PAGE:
“You will not become poorer, you will become richer by giving,” wrote the much admired priest and theologian Henri Nouwen in his book titled A Spirituality of Fundraising. Nouwen describes the spiritual collaboration that can grow between a donor and a cause when “the ask” is based on religious faith.

When we launch an appeal or campaign we are doing more than simply asking for money. We are inviting people to join in our vision and mission and put their prayers, time, and financial resources toward work that God has called us to do. It can be a wonderful occasion for a spiritual connection that touches the donor, the asker, and the people who will be served.

There are many reasons why we give to causes—the desire to do good works, to gain recognition, to create a legacy, or to claim a tax deduction. Faith-based donors give for an additional reason. For us, giving is a spiritual matter guided by God’s call to love and serve our neighbors. 

Giving As Part of Faith
As a young girl, I clearly remember going to Mass each Sunday with my family. At collection time, my mom would hand coins to each of us for the collection basket. As we were exiting Church, she would give us another coin to put in the poor box. I remember Mom talking about the importance of giving and quoting the Bible, “It is more blessed to give than receive” (Acts 20:35).  She would explain that when we give, we receive blessings for lending a hand to do the work of God. When we give, we are helping meet the needs of others. When we give, we are getting closer to an everlasting life with Jesus. As we children grew older, we were expected to bring money from our allowances to put into the basket and the poor box. These early memories of stewardship have stuck with me.

To inspire people to give to a faith-based cause, we can simply share our own commitment and ask them to join us. However, many people feel awkward or fearful about asking for money. We may fear rejection. Or we fear annoying or bothering people. Or we are afraid of engaging with very wealthy individuals and being seen as beggars.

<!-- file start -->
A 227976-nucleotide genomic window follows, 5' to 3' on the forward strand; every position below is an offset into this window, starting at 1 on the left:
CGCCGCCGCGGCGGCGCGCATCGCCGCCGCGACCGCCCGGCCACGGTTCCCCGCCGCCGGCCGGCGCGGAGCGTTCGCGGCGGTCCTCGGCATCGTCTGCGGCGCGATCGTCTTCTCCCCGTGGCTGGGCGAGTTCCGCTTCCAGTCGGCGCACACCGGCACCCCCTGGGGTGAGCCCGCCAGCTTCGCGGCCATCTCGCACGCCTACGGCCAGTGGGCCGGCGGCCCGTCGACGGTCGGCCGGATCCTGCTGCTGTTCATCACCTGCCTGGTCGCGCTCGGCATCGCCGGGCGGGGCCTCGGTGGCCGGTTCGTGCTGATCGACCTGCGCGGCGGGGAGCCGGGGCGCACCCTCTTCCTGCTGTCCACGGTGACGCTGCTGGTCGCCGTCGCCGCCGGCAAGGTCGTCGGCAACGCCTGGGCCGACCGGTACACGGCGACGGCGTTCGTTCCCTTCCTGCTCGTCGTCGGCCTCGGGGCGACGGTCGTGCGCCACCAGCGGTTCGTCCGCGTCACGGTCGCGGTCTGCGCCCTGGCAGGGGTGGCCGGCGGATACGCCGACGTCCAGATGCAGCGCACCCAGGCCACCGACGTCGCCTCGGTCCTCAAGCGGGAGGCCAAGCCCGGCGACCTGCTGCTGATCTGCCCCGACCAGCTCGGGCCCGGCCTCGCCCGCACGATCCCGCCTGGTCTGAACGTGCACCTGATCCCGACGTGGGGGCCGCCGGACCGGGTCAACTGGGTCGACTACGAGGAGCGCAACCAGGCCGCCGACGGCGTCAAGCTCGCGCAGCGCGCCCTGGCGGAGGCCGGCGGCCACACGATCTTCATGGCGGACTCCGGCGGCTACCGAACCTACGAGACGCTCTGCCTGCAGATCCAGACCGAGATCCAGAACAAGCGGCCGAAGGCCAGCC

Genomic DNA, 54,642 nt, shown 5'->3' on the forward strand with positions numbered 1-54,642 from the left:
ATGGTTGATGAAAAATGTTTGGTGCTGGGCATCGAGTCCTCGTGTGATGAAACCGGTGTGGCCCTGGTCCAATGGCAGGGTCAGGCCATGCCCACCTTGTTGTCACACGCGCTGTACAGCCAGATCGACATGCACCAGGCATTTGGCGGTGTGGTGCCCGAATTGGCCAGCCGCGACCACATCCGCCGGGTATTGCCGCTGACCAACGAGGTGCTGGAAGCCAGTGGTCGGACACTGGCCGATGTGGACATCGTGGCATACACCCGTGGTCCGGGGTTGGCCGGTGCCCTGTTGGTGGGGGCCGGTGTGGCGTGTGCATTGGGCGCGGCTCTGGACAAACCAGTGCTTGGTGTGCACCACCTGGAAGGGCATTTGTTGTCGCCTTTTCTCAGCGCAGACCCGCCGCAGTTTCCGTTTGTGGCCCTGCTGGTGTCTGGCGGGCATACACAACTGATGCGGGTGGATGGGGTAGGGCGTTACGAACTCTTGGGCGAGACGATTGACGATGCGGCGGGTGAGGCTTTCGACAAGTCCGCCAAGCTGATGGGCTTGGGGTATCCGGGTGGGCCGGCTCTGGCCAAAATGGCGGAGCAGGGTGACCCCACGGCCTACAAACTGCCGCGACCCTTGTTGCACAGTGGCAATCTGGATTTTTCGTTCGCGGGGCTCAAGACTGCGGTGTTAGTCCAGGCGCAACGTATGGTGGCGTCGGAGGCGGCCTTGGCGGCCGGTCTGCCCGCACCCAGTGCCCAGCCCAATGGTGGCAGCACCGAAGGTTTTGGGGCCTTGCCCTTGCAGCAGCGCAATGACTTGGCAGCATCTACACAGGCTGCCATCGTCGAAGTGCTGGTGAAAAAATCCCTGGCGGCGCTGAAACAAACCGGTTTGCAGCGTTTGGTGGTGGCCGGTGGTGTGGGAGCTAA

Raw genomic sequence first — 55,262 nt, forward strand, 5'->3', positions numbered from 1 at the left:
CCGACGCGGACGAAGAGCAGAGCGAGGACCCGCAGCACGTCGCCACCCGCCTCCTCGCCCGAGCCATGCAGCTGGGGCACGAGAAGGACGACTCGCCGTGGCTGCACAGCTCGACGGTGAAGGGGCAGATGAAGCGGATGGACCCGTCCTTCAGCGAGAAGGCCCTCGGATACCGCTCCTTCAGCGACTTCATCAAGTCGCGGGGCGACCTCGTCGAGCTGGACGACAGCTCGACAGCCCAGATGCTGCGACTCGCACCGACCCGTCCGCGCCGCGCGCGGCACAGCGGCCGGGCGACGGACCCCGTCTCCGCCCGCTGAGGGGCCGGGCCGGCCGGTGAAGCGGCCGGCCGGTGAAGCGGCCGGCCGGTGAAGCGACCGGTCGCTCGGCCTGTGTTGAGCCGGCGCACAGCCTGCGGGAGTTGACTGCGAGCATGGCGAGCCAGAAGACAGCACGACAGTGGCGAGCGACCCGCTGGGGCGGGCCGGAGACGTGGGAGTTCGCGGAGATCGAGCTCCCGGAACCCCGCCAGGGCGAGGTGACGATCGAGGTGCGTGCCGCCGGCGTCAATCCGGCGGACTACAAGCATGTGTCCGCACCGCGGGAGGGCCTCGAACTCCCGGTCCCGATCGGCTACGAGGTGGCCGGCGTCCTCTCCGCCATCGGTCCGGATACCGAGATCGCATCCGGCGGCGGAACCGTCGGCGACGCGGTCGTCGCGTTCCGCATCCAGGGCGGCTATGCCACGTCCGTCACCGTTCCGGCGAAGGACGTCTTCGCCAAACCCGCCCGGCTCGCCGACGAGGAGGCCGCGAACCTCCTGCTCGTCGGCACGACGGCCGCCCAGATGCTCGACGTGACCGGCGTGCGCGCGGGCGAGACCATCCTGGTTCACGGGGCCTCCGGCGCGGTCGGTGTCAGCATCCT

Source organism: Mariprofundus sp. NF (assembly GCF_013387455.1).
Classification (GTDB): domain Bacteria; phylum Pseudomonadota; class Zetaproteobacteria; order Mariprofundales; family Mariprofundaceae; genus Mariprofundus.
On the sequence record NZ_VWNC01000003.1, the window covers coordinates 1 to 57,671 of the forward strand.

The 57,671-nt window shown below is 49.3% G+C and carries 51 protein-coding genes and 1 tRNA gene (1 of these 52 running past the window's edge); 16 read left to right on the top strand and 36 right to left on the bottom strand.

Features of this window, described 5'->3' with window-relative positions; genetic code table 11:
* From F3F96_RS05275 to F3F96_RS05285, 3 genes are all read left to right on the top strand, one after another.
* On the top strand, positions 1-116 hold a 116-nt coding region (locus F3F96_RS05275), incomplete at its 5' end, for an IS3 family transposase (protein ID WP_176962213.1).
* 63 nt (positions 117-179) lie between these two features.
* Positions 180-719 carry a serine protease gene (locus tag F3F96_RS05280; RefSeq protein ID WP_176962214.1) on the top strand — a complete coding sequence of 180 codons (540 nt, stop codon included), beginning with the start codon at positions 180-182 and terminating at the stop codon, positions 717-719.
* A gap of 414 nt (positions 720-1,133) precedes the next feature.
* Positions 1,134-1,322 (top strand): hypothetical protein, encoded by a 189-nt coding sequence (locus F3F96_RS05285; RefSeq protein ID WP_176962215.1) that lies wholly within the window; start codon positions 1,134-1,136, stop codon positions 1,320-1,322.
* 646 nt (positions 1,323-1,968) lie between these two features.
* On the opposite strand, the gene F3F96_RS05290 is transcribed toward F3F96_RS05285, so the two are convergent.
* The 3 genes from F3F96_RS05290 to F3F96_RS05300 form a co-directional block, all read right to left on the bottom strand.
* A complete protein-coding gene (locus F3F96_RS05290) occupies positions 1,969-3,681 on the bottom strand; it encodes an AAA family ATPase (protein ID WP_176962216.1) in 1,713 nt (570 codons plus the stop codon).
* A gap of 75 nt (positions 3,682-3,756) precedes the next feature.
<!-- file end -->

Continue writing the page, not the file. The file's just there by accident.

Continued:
I have to agree with Henri Nouwen—fundraising is precisely the opposite of begging. Kerry Robinson, author of Imagining Abundance, writes, “A core tenet of faith is the call to live lives of authenticity, honesty, vulnerability, and generosity. Central to Christianity is the conviction that one finds life by giving it first away…. Everyone has something to give others. We do a profound disservice to most of the world and to ourselves when we relegate philanthropy and giving only to the domain of the very wealthy.” 

Not everyone will join in and donate, and that’s okay. Rebecca Fishman Lipsey, former Executive Director of Teach for America and social entrepreneur, says it well. “You aren’t just raising money — you’re building advocates for your cause.” Whether we ask for $10 or $10,000, the bottom line is the same. This opportunity nurtures the personal spiritual growth of all, as together we seek to love our neighbors as ourselves.

Commitment to Faith and Service
Making a difference in the world and asking others to take part is not the same as selling a service or a product. I realize now that faith set the path for my career. The marketing, design and advertising skills I learned in college have become my way of supporting the work of the Church in the world. 

One of our clients has a mission to fund charitable programs and Church-building efforts that are of particular interest to the Holy Father. The organization asks donors with significant resources to share in this mission with a sizable sacrificial commitment. As we have developed the organization’s outreach materials and annual reports, we have done interviews with many who have said “yes” to this invitation. Their stories about why they feel compelled to make such a huge commitment are inspirational. It is all about living faith with a close community of like-minded believers and the thrill of being able to support their Church on a global scale. After donating they frequently become advocates for the organization and encourage friends and colleagues to join. 

We also have worked with Catholic dioceses to plan and implement annual appeals. We make it a priority to gather stories and take photos of the beneficiaries of the money raised so that we can share with donors the incredible impact their donations are having. Personally, I am always ready to pull out my own checkbook after spending a day talking with the various recipients. Dollar by dollar, parish by parish, the commitment to faith and to service is all we need to create a compelling campaign.

Some days, printing schedules, website launches and communication plans that keep our company busy seem far removed from the stewardship my parents taught me. But the foundation of turning our faith into action is the same. Faith and fundraising. An odd, and perfectly matched, couple indeed!